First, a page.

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Justice News

Department of Justice
U.S. Attorney’s Office
District of Columbia

FOR IMMEDIATE RELEASE
Friday, April 21, 2017

Virginia Man Sentenced to 88 Months in Prison For Distribution of Heroin and Cocaine

Defendant Admits Obtaining Drugs Through Supplier in New York, Selling Them in Culpeper County, Virginia Area

            WASHINGTON – Robert Apperson, 35, of Reva, Virginia, was sentenced today to 88 months of imprisonment on a federal drug trafficking charge relating to the distribution of heroin and cocaine in Culpeper County, Virginia. He is among 14 people charged with federal crimes following an investigation by a law enforcement task force of a narcotics trafficking ring that operated in places including New York, N.Y., Washington, D.C., and Virginia.

 

            The sentence was announced by U.S. Attorney Channing D. Phillips; Andrew Vale, Assistant Director in Charge of the FBI’s Washington Field Office; Peter Newsham, Acting Chief of the Metropolitan Police Department (MPD), and Karl C. Colder, Special Agent in Charge of the Washington Division Office of the Drug Enforcement Administration (DEA).

 

            All told, the investigation led to the seizure of 2.8 kilograms of powder cocaine, 248 grams of crack cocaine, 700 grams of heroin, more than $100,000 in cash, and a firearm.

 

            Apperson pled guilty in January 2017, in the U.S. District Court for the District of Columbia to a charge of conspiracy to distribute heroin and cocaine. He was sentenced by the Honorable John D. Bates. Upon completion of his prison term, Apperson will be placed on four years of supervised release. Apperson also was ordered to pay $130,000 in a forfeiture money judgment.

 

            According to plea documents, the investigation revealed that co-conspirators in the narcotics trafficking ring transported heroin and cocaine from New York to a supplier, based in Washington, D.C. In turn, the drugs were supplied to numerous other co-conspirators for distribution in Washington, Maryland, Delaware, and Virginia.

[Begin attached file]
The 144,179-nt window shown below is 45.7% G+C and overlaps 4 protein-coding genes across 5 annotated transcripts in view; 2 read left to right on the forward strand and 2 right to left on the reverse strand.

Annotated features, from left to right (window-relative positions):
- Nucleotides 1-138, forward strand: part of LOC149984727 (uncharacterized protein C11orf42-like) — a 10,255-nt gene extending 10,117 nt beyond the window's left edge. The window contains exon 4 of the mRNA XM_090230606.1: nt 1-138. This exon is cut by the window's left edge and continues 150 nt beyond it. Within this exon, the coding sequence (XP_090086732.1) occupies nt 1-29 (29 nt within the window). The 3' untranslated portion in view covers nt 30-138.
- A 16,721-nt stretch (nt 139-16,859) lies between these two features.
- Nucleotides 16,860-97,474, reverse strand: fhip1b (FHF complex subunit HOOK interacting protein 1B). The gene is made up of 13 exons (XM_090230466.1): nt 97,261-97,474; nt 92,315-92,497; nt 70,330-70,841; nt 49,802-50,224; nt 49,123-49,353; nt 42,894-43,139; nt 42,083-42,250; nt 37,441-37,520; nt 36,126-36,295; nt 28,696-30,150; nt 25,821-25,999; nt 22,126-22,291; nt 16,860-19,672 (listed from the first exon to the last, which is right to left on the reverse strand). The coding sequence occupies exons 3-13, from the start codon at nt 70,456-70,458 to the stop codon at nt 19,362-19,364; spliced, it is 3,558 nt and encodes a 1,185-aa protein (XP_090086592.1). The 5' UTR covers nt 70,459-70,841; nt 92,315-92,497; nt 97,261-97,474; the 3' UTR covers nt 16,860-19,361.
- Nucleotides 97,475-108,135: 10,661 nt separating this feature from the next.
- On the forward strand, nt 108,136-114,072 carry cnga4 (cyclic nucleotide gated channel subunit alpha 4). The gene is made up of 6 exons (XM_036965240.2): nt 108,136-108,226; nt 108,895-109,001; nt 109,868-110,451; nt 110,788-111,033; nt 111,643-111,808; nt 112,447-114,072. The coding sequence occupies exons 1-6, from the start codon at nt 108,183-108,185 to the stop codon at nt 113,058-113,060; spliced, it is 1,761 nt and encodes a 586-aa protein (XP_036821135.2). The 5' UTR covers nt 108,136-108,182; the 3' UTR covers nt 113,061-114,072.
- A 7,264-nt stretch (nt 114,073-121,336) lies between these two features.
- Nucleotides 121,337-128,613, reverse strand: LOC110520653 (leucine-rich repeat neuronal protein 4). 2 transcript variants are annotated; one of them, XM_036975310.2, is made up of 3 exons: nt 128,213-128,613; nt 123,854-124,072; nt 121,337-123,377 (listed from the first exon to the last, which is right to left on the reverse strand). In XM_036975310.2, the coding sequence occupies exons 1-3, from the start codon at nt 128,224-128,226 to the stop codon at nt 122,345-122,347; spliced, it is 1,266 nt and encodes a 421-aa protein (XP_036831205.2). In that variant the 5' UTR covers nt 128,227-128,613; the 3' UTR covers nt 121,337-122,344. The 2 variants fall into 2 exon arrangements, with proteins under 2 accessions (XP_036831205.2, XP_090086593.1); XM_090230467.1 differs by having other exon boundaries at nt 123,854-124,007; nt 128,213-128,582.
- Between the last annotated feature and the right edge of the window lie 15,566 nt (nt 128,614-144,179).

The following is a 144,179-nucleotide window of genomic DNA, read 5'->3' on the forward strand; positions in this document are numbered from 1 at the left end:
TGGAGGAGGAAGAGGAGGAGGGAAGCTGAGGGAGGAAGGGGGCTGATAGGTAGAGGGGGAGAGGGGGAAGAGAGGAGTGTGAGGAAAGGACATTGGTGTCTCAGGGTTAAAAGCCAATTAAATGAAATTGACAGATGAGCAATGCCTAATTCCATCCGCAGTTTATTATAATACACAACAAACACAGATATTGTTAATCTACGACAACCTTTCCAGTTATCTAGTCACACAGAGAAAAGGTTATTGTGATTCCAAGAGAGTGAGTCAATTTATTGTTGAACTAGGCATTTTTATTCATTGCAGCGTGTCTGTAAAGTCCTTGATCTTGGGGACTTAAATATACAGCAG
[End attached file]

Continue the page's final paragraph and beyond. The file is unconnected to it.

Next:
According to the plea documents, Apperson and/or one of the co-conspirators traveled to Washington, D.C., to obtain between 100 grams and one-kilogram quantities of cocaine and heroin from the supplier. Apperson and the co-conspirator then worked to distribute cocaine (as both powder and as crack cocaine) and heroin throughout the Culpeper County area.

 

            Between September 2015, and January 7, 2016, according to the government’s evidence, Apperson and the co-conspirator purchased between 100 grams and one kilogram of cocaine and heroin approximately every seven to 10 days. In total, according to the government’s evidence, Apperson and the co-conspirator obtained approximately five kilograms of cocaine and four kilograms of heroin from the Washington, D.C. supplier, which they divided 50/50 between the two of them. Apperson then sold his half of the cocaine and heroin to customers throughout the Culpeper area. Apperson was arrested on August 25, 2016, and has been in custody ever since.

 

            During the course of his arrest, law enforcement seized $3,750 from Apperson’s vehicle and $40,000 from a nightstand drawer at his newly leased residence in Fredericksburg, Va.

 

            The drug sales took place at a time when the nation is experiencing a rise in opioid overdoses. In Culpeper County, Va. and the town of Culpeper, the Virginia State Police responded to more than 80 overdoses in 2016, including nine that resulted in deaths.

 

            This prosecution was the result of an investigation initiated in the fall of 2014 by the FBI/MPD Cross Border Task Force, with assistance from the DEA and the Blue Ridge Narcotics and Gang Task Force. The Culpeper County Sheriff’s Office also assisted in the investigation. The Department of Justice’s Organized Crime Drug Enforcement Task Force sponsored and supported this complex investigation.

 

            Those working on the case from the U.S. Attorney’s Office for the District of Columbia include Legal Assistant Peter Gaboton, former Legal Assistant Brendan Coyne, and Assistant U.S. Attorneys Kara Traster and Nihar Mohanty, of the Violent Crimes and Narcotics Trafficking Section, who prosecuted the matter.

17-085
Updated April 21, 2017